Pressure Drop

A famous joke in hospital medicine is Mitch Wilson’s oft quoted statement: “When you have seen one hospitalist group you have seen one hospitalist group.” It is true that there is much variety in comparing one practice to another. Maybe that’s why our specialty has such vigor; we are constantly trying to learn from each other and decipher and decode the problems in hospital medicine. But there is definitely one commonality in hospital medicine: pressure.

We are pressured to take more patients and own more aspects of the in-hospital and post-hospital space. We are pressured to find providers, and that’s not easy to do in an environment where your neighbor might be offering more money or fewer hours to that treasured provider. This pressure on adequate and stable staffing is worsened by the shrinking reimbursements on the hospital side. A model where there is fierce competition for providers and shrinking reimbursements sounds unsustainable to me.

People have often tried to deploy NP/PA providers in hospital teams in an attempt to move the margin on costs. This seems like a decent idea. Per the 2016 State of Hospital Medicine Report, the average APP salary is $106,000, and the average physician salary is $278,000; it’s logical to think APPs would be a cost effective alternative. But when integrated into hospital medicine teams in the classic “paired rounding” model, those margins can easily melt away, especially if you count in the reduction in billing reimbursement, decreased productivity of APP providers when compared with physicians and the need for physician oversight.

It goes something like this: Decreased salary + decreased billing + physician oversight costs + decreased APP productivity = a wash. You will likely end up in a neutral position. Of course there will likely be other benefits besides just the financials to adding an APP to your practice, i.e. better patient satisfaction scores, reduction in turnover and improvement in morale.

To really start moving the needle, innovative care delivery redesign is needed. I’ve talked to many groups nationally lately who are deploying APPs in creative ways, whether that is using telemedicine to have NP providers cover patients in a critical access hospital in northern Wisconsin or utilizing APPs in a more independent model with lower acuity observation patients. I’m seeing and hearing about amazing models, but the lingering question is always about outcomes and safety.

Recently in the Journal of Clinical Outcomes, Tim Capstack’s group published an elegant example of how safe innovation can be. The study was a retrospective cohort study comparing 2 hospitalist groups at a 384-bed community hospital, one with a high PA-to-physician ratio model (“expanded PA”), with 3 physicians/3 PAs and the PAs rounding on 14 patients a day (35.73% of all visits), and the other with a low PA-to-physician ratio model (“conventional”), with 9 physicians/2 PAs and the PAs rounding on 9 patients a day (5.89% of all visits).

For 16,964 adult patients discharged by the hospitalist groups with a medical principal APR-DRG code between January 2012 and June 2013, in-hospital mortality, cost of care, readmissions, length of stay (LOS) and consultant use were analyzed using logistic regression and adjusted for age, insurance status, severity of illness and risk of mortality.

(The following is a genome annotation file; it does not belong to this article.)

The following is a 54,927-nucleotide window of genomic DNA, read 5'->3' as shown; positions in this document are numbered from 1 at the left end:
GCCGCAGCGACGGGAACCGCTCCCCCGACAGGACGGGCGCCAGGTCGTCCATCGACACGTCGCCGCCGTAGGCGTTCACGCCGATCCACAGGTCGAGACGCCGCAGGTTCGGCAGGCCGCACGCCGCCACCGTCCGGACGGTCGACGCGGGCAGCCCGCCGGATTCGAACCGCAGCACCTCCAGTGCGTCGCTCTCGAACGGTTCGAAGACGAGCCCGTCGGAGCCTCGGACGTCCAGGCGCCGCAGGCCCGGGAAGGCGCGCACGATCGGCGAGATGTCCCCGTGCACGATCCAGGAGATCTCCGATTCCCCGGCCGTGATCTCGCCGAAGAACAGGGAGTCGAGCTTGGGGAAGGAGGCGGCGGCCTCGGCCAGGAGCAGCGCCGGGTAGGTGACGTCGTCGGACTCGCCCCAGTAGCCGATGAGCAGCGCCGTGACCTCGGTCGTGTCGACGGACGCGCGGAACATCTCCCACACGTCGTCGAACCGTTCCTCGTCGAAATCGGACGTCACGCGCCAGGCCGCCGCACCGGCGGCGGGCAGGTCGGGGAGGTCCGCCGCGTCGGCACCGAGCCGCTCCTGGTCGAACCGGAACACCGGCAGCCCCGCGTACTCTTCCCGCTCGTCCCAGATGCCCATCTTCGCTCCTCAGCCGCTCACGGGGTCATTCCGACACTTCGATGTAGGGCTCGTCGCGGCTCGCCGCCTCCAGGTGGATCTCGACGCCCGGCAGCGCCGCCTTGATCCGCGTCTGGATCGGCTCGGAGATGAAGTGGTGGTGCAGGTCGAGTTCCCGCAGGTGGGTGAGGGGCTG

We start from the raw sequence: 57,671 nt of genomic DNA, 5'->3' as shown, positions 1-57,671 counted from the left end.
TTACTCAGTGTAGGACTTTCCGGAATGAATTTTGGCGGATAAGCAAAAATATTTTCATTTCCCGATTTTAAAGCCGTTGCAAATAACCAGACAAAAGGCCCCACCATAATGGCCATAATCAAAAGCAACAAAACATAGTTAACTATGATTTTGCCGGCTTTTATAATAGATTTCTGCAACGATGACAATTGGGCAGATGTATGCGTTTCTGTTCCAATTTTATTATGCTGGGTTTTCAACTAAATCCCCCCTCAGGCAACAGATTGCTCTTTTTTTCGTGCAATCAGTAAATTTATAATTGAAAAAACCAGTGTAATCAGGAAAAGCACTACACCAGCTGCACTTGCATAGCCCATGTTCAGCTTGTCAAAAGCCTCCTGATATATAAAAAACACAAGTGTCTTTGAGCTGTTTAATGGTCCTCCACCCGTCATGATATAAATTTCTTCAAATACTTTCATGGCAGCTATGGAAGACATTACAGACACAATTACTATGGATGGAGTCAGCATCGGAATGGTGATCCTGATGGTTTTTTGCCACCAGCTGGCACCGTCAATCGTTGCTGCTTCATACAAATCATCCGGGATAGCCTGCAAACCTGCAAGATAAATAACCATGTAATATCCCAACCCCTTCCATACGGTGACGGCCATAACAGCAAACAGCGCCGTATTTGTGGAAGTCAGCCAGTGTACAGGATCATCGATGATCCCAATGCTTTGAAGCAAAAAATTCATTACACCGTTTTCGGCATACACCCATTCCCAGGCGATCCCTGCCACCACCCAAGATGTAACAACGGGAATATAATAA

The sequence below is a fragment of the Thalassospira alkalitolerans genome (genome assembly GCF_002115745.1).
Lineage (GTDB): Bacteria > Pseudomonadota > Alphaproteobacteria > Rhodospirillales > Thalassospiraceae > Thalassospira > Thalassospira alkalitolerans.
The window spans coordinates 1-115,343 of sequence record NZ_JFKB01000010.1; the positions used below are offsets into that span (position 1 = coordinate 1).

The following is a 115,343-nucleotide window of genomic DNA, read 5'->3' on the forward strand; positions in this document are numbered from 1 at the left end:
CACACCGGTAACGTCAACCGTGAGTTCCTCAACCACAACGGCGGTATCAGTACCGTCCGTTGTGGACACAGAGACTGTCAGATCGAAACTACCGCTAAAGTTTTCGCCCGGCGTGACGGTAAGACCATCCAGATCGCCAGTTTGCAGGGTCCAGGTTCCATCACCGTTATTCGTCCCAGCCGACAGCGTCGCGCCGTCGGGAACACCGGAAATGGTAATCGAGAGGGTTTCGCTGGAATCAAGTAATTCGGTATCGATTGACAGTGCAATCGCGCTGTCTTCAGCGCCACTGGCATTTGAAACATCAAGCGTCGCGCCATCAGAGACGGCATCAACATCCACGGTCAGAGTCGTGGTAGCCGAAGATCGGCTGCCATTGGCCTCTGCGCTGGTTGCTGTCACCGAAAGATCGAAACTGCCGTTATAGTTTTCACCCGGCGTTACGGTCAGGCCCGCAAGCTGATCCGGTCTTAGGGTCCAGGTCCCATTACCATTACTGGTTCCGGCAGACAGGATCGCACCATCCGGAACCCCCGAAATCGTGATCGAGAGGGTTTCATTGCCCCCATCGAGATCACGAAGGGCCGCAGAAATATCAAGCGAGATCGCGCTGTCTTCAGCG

Results? No statistically significant differences were found between the 2 groups for:

  • In-hospital mortality (odds ratio [OR], 0.89 [95% confidence interval {CI}, 0.66–1.19]; P = 0.42)
  • Readmissions (OR, 0.95 [95% CI, 0.87–1.04]; P = 0.27)
  • Length of stay (effect size 0.99 days shorter LOS in expanded PA group,95% CI, 0.97 to 1.01 days; P = 0.34)
  • Consultant use (OR 1.00, 95% CI 0.94–1.07, P = 0.90)

In fact, cost of care was less in the expanded PA group (effect size 3.52% less; estimated cost $2644 vs $2724; 95% CI 2.66%–4.39%, P < 0.001), allowing the team to conclude that an expanded PA hospitalist staffing model at a community hospital provided similar outcomes with lower cost of care.

One could argue that this model may work in the community setting and may be less effective in the academic environment. But as the State of Hospital Medicine Report tells us, 82% of hospitalist groups are not in an academic center.

Something to consider to get the “pressure drop”.

Tracy Cardin

Tracy Cardin, ACNP-BC, SFHM is the Associate Director of Clinical Integration at Adfinitas Health and also serves on SHM’s Board of Directors. Prior to this, she was the Director of NP/PA Services for the University of Chicago and worked in private practice for a group of excellent pulmonologists/intensivists for over a decade. She has been a member of SHM for over ten years and has over twenty years of inpatient experience, which seems incredible as she cannot possibly be that old! Her interests include integration of NP/PA providers into hospital medicine groups and communication in difficult situations.

In her free time, she likes to run and lift, read and write and hang out on the front porch of her semi-restored Victorian house with her dear family and friends while drinking a fine glass of red wine and listening to whatever music suits her whimsy.

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